Thesis’ Hoggarth: It’s all about the Benjamins (and Haruhikos, and Marios)

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Markets are still hanging on every word that is said by the major central banks. May’s rate cut by the European Central Bank was widely anticipated and welcomed. Unclear rhetoric from the US Federal Reserve and the Bank of Japan has contributed to an uptick in market volatility, however.

Fed chairman Ben Bernanke’s statement before the US Congress was full of assurances that quantitative easing was providing significant benefits and that premature tightening of monetary policy would risk slowing the recovery. When pressed in the questions that followed he stated quite reasonably that in the event of sustained improvement in economic indicators the rate of asset purchases could begin to be scaled back within the next few months.

In Japan, BoJ Policy Board minutes were released showing that some members of the board had doubts about the possible effects of the unprecedented expansion of the bank’s balance sheet on Japanese government bonds and on the BoJ’s credibility should its inflation target not be met.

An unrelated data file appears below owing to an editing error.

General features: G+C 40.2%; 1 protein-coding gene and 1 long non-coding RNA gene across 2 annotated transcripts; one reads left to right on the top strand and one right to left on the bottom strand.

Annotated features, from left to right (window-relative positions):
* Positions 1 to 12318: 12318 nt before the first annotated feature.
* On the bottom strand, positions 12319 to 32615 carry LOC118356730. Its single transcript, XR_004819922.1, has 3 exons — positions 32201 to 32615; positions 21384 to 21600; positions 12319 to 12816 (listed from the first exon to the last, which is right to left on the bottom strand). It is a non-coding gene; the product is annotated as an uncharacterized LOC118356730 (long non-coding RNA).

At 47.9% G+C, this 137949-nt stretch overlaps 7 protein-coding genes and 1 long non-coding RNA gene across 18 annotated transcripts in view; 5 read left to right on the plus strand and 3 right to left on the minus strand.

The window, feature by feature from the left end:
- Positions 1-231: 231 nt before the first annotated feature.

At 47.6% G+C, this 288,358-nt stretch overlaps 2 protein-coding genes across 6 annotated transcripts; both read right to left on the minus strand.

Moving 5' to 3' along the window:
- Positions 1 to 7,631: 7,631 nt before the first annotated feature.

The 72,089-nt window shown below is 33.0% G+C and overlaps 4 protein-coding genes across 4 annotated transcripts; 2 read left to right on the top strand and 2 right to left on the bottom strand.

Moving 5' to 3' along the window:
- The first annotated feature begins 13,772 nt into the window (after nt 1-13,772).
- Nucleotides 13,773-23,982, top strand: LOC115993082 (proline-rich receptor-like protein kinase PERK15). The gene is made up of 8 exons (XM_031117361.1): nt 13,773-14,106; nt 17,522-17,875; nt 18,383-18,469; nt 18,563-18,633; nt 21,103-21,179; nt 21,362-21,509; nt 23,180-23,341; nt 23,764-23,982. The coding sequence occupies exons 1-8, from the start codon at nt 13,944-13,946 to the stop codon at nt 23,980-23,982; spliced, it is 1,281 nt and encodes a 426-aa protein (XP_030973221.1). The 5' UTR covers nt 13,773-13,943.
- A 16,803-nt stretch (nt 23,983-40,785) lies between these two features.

In both cases doubt has been cast on the future path and effectiveness of monetary policy, which has caused volatility in bond and equity markets.

Our view remains that base rates are likely to stay low for the foreseeable future. Economic recovery has so far been slower and more fragile than following previous recessions and fiscal tightening will continue to be a drag on growth throughout the developed world. Higher rates would risk choking off investment and slowing consumption just when they need to be carefully nurtured. Current QE programmes will ultimately tail off, and it is likely that this will happen first in the US where the recovery is most solid, but there is potential that further support may be required in future.

Having said that rates will remain low, there is little prospect of them falling significantly lower. Mario Draghi has stated that the ECB is technically ready to use negative interest rates, and Germany has issued short term bonds at negative yields, but the widespread adoption of negative rates seems unlikely while QE has shown itself to be effective in promoting confidence.

Matt Hoggarth is an investment analyst at Thesis Asset Management